Xico Greenwald blogs about the exhibition Biala: Vision & Memory at Godwin-Ternbach Museum, Queens College, on view through October 26, 2013. Biala's work is also on view at Tibor de Nagy Gallery through October 27, 2013.
Greenwald writes: "Neither during her long life nor in the years since her death has Biala’s contribution to art history received the attention it deserves. Museum Director Amy H. Winter says 'the politics of gender and style' and the fact that Biala 'never fully embraced the mythic freedom and daring associated with abstract expressionism' left the painter 'marginalized.' Making 'intimate' artworks while living in Paris 'rendered her ‘other.’' For Ms. Winter this overdue exhibition 'serves as a tribute to artists who, like Biala, persist in remaining faithful to their personal vision.'"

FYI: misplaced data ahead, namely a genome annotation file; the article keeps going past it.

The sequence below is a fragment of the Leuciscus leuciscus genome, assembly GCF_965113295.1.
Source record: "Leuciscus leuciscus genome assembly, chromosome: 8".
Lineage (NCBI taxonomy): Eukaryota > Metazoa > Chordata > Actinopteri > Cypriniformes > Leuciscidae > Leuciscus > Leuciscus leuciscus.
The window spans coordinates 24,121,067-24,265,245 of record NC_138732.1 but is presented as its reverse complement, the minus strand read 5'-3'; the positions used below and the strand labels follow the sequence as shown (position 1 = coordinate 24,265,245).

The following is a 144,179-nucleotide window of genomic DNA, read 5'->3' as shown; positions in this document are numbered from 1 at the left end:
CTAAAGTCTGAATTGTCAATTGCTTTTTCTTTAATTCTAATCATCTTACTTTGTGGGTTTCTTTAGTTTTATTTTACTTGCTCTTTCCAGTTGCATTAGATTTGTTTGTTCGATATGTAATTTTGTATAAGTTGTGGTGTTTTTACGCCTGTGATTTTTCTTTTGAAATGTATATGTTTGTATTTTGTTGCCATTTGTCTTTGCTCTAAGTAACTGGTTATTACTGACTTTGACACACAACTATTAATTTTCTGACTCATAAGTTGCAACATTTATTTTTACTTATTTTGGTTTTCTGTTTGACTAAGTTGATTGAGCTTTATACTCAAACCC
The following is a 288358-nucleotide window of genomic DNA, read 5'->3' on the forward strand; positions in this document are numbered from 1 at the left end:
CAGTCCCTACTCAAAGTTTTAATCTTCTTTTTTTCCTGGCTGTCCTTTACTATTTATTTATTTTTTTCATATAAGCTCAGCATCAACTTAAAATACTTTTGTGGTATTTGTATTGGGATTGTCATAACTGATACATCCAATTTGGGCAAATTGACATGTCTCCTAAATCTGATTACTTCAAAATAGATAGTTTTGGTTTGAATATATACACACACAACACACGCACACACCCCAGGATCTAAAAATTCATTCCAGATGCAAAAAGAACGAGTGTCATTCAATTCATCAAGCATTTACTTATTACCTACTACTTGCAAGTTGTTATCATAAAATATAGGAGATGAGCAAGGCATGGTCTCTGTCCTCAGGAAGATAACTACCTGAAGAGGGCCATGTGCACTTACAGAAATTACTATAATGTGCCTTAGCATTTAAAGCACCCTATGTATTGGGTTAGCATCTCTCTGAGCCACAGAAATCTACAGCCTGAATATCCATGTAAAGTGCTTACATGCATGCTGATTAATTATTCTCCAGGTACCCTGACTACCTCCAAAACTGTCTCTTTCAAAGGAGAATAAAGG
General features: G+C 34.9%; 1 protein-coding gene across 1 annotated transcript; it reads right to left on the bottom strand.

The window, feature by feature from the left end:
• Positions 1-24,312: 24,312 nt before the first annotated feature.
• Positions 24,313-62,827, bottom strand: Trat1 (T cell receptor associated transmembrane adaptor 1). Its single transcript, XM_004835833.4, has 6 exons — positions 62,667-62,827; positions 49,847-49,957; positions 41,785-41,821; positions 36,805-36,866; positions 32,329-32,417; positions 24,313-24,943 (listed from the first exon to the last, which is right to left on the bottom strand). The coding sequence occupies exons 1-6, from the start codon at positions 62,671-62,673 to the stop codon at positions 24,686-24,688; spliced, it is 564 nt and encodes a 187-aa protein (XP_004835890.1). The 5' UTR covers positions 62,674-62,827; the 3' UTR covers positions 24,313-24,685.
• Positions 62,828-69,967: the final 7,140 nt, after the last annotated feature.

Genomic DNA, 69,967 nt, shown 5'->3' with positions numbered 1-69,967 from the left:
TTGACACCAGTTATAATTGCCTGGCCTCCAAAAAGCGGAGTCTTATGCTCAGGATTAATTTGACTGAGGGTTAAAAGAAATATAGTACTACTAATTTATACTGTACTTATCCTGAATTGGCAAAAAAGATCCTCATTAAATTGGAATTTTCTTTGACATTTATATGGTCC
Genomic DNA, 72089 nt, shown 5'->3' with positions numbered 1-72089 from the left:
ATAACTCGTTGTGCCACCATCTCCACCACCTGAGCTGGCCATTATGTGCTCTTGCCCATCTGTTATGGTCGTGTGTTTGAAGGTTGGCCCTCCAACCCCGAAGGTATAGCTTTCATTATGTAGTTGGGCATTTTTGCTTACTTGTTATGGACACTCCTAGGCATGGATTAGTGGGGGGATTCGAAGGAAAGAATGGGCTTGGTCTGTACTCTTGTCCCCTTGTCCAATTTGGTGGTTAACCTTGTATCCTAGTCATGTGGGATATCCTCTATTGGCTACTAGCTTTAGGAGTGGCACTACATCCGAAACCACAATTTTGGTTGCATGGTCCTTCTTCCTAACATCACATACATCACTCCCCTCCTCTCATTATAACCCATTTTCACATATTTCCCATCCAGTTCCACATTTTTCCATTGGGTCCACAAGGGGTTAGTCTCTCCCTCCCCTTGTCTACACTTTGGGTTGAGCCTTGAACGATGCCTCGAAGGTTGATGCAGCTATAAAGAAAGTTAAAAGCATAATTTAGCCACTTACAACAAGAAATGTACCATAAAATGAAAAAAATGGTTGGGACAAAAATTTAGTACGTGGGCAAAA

Schor writes: "I figure that since the show is divided into two parts, installed along two separate sections of the space, with one side featuring the works of women artists who are deceased, and the other side featuring those of us still among the living, I feel that I can safely recommend the dead without incurring controversy among the other living artists in the show or referring to my own work in it or the ramifications of the word 'lady, ' which I know has stirred some controversy. Curator Jason Andrew of Norte Maar has assembled some terrific work in this show, a diverse group of works by notable artists and artists that some may be less familiar with, and in each case has included a very good example of the artist’s work, and in some cases quite a surprising one. Again, I am just talking about the dead. The works are grouped in open bays or booths, creating in effect small mini-exhibitions with some interesting synergies."
Edited by artist Brett Baker, Painters' Table highlights writing from the painting blogosphere as it is published and serves as a platform for exploring blogs that focus primarily on the subject of painting.